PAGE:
According to a Russian source you should start the preparation at least 6 hours before you plan to serve them to give the batter plenty of time to “mature”. For optimum results, the blini should be cooked as soon as the batter is ready. The blini is a rustic culinary invention of Russian and Polish heritage that has acquired “haute cuisine” status through their thousand year history. The distinction between the rustic or sophisticated forms of these little pancakes is mainly in your choice of toppings and the presentation.

They can be completely at home on a delicate porcelain plate served with a dollop of sour cream or melted butter and a selection of caviar, pink sliced salmon, red salmon roe, smoked sturgeon or pickled herring. They can also be presented on a wooden tray topped with a savory cream cheese and a fresh fruit or savory salsa topping. Michelle Gamble of Honomu developed this local version of blini.

1 package active dry yeast
1/2 cup warm water (110- 115oF)
1 teaspoon sugar
16 ounces fresh thick poi (*)
2/3 cup flour
3 eggs, separated
1/2 teaspoon salt
6 Tablespoons (3/4 stick) melted unsalted butter

To proof the yeast, stir the teaspoon of sugar and the packet of yeast in the warm water (use a thermometer to check the water temperature. Water hotter than 115oF degrees will kill the yeast while water not warm enough will not active it). Let stand for 10 minutes.

Mixture should froth up and double. Put the fresh poi, flour, egg yolks, melted butter, salt and yeast mixture in the bowl of a food processor. Process for one minute.

Turn off processor and scrape down the sides of the container. Process again for 30 seconds. Pour batter into a large bowl. Let stand for 1 1/2 hour. Mixture will double in volume

(*) Beat the egg whites until stiff and fold into the batter. The batter mixture will lose much of its volume.

Turn oven on to 200oF. Heat a heavy skillet or griddle.

Apply vegetable cooking spray or brush with butter. When surface is hot, drop batter by teaspoons full, cooking only three or four 3” blini at a time. Turn blini when sides appear dry and lightly browned and cook briefly on the second side. Lightly brush tops with melted butter and place in the warm oven until all blini are cooked. Blini can be made ahead of time and re-heated in a warm oven.

(*) NOTE: Do not use sour poi or blini will taste over fermented. To achieve the taste of sour poi, let the mixture stand 2 to 2 1/2 hours, but remember to place mixture in an even larger bowl.

Michelle suggests using a ginger jelly flavored cream cheese mixture for a topping instead of the sour cream and topping the blini with a tropical fruit and ginger salsa. When I tested the recipe, I made one batch as above and added some grated fresh ginger to the other batch of batter. We liked them both.



1 pound poi
3/4 cup water
2 cups flour
1 cup sugar
2 teaspoons cinnamon
2 teaspoons baking soda
1 teaspoon salt
3 eggs, slightly beaten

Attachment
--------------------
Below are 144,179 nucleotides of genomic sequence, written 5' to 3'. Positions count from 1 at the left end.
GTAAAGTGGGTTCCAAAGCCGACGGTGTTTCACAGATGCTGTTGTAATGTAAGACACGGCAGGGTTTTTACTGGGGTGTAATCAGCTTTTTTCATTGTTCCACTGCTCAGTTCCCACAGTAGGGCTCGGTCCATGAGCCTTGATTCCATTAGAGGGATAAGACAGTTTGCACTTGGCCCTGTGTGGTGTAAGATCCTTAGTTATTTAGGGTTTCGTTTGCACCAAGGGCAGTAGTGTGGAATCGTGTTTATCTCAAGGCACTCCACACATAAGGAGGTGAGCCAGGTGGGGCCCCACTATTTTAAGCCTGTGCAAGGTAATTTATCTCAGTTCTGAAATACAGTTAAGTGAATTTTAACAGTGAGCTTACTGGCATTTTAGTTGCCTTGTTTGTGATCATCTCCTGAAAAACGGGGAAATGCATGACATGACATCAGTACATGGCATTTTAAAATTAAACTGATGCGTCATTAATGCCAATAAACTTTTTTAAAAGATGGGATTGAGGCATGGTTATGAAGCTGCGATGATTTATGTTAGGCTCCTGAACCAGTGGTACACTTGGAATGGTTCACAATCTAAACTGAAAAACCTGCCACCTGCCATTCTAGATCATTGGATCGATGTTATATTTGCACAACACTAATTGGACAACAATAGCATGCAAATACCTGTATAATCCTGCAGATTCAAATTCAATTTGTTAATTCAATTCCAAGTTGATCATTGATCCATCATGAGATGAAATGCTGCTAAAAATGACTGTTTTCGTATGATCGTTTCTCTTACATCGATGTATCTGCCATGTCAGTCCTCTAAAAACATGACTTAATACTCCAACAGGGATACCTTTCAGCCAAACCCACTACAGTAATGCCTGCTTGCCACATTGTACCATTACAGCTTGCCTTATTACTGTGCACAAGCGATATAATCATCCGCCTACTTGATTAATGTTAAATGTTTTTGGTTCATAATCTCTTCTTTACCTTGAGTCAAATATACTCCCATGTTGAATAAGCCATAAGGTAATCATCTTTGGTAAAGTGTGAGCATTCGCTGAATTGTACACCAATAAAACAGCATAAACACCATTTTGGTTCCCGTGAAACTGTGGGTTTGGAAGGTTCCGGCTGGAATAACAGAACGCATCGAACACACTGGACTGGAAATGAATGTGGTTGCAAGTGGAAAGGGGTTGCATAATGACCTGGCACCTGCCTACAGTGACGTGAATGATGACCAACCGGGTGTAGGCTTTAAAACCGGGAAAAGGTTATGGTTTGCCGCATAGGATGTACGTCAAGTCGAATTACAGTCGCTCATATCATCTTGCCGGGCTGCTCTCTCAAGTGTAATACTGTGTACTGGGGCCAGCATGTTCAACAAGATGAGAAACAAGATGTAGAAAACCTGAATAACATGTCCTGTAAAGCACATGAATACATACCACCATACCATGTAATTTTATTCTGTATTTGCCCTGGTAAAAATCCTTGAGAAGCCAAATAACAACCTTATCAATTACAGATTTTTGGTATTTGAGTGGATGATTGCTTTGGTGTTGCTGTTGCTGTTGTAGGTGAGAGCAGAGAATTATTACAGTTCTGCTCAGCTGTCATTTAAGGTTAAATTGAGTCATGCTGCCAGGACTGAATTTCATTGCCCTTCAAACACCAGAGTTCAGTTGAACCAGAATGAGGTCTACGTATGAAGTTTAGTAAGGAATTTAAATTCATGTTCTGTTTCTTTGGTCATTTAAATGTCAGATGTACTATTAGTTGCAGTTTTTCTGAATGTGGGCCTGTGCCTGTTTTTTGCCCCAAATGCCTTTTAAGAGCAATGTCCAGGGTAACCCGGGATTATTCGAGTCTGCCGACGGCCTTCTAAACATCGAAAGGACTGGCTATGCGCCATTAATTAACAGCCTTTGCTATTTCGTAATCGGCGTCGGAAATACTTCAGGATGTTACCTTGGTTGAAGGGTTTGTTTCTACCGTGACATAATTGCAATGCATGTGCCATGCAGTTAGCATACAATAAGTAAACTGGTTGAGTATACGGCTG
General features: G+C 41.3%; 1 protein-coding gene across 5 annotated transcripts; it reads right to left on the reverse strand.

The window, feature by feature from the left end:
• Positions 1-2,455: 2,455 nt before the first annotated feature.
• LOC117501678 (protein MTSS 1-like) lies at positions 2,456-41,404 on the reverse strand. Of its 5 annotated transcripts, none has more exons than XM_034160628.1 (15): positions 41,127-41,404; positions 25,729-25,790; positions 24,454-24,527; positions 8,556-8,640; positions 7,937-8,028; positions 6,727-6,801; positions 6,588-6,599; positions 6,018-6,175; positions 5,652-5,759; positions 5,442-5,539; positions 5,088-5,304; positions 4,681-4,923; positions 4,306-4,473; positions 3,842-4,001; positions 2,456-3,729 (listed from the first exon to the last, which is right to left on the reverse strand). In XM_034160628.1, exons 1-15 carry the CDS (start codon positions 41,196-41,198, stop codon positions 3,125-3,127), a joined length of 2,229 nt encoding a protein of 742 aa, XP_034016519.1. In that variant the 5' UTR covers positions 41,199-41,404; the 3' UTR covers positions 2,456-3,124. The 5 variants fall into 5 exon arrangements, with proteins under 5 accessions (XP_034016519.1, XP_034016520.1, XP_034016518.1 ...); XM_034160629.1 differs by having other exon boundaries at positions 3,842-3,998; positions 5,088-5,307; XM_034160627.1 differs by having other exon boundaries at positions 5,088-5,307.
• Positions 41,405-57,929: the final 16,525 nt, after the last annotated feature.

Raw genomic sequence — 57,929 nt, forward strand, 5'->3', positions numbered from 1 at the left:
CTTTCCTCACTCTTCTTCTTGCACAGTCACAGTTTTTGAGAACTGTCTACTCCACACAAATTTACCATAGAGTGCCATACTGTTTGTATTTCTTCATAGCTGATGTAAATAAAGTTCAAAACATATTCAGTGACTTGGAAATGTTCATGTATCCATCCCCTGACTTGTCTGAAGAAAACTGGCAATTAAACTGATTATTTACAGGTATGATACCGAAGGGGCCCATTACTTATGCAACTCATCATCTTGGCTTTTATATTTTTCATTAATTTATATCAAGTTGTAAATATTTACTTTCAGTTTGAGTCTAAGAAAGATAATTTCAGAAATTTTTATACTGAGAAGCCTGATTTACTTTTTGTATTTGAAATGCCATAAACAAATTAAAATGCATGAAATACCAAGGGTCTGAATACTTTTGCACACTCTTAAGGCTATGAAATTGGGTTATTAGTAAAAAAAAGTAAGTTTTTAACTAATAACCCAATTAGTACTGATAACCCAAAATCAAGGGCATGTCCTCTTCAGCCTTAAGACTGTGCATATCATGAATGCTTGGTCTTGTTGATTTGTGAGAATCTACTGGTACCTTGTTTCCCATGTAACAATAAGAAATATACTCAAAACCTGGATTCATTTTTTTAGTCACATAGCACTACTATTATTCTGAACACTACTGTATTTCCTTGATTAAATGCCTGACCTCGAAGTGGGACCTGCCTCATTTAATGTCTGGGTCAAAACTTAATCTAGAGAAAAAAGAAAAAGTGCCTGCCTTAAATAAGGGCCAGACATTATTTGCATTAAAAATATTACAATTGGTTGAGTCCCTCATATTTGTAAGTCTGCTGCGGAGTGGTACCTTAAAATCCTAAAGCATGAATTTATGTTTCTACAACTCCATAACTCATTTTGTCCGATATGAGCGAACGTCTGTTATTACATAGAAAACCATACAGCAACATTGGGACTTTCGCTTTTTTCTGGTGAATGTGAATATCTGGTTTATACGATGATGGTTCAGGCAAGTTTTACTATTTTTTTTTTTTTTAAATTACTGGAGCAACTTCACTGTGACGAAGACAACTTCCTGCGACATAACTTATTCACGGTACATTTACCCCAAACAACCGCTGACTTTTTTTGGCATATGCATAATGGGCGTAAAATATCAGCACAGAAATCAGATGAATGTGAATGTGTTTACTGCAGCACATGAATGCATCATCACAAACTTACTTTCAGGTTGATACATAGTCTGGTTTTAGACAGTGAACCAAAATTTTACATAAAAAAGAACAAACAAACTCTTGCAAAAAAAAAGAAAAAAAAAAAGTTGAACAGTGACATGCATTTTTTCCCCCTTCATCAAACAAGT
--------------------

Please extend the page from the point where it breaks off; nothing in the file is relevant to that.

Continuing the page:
1 cup salad oil 1 teaspoon vanilla
1/2 cup chopped macadamia nuts slightly toasted
1/2 cup shredded coconut
1/2 cup raisins

Mix poi with water and set aside.
Sift all dry ingredients together into a large mixing bowl. Take 2 tablespoons of flour and mix with the coconut, raisins and nuts. Set aside.

Beat eggs and combine with the salad oil and vanilla. Add to the flour mixture. Add poi and mix well. Fold in the coconut, raisins and nuts. Pour into two well-greased 5”x 9” loaf pans and bake at 350oF for 45 minutes. This is a heavy, moist and delicious bread – slightly pink in color and extremely nourishing.

I came up with this recipe when I was asked to take something for a Thanksgiving potluck the second year after I moved here. At first there were some askance looks, but I can testify that I didn’t have any leftovers to take back home! It has become a favorite of our students at our cooking school. These portions serve 8-10.


4 or 5 oranges
2 pounds fresh, thick poi
4 ounces of Stilton or other blue cheese
2 Tablespoons dark soy sauce
Juice and pulp of the oranges

Fresh coriander, parsley or watercress leaves
Edible flowers for garnish

Slice enough of each end of the oranges so they can sit on the plate, but not so much that pulp shows. Cut each orange in half.

Using a curved serrated blade, such as a grapefruit knife, remove all pulp from the orange halves over a bowl to catch any juice, leaving a hollow, clean shell. Reserve the pulp and juice.

Place poi and crumbled cheese in bowl of food processor or blender, or you can mix the cheese into warm poi in a bowl. Add the soy sauce and the reserved orange pulp and some of the juice. You need a thick consistency, not too soupy.

Fill the orange shells with the poi mix.
Place in 350oF oven for about 10 minutes before serving.

Garnish each with a bit of green and an edible flower such as nasturtium or the individual buds of geranium. Place on a ti leaf covered tray or plate.

SOURCES: Economic Fact Sheet #1 (June 1989) Department of Agriculture and Resource Economics, University of Hawaii School of Tropical Agriculture; The Poi Company; Canoes Plants of Ancient Hawaii and Vladimir Reznick, Russia in US Cuisine. Recipes used by permission from The Poi Company, Honolulu; Tropical Taste Cookbook, by Sonia Martinez; Michelle Gamble, The Palm’s Cliff House and Island Cooks, a collection of favorite recipes, by Island Heritage.


Copyright 1998-2009 by Craig W Walsh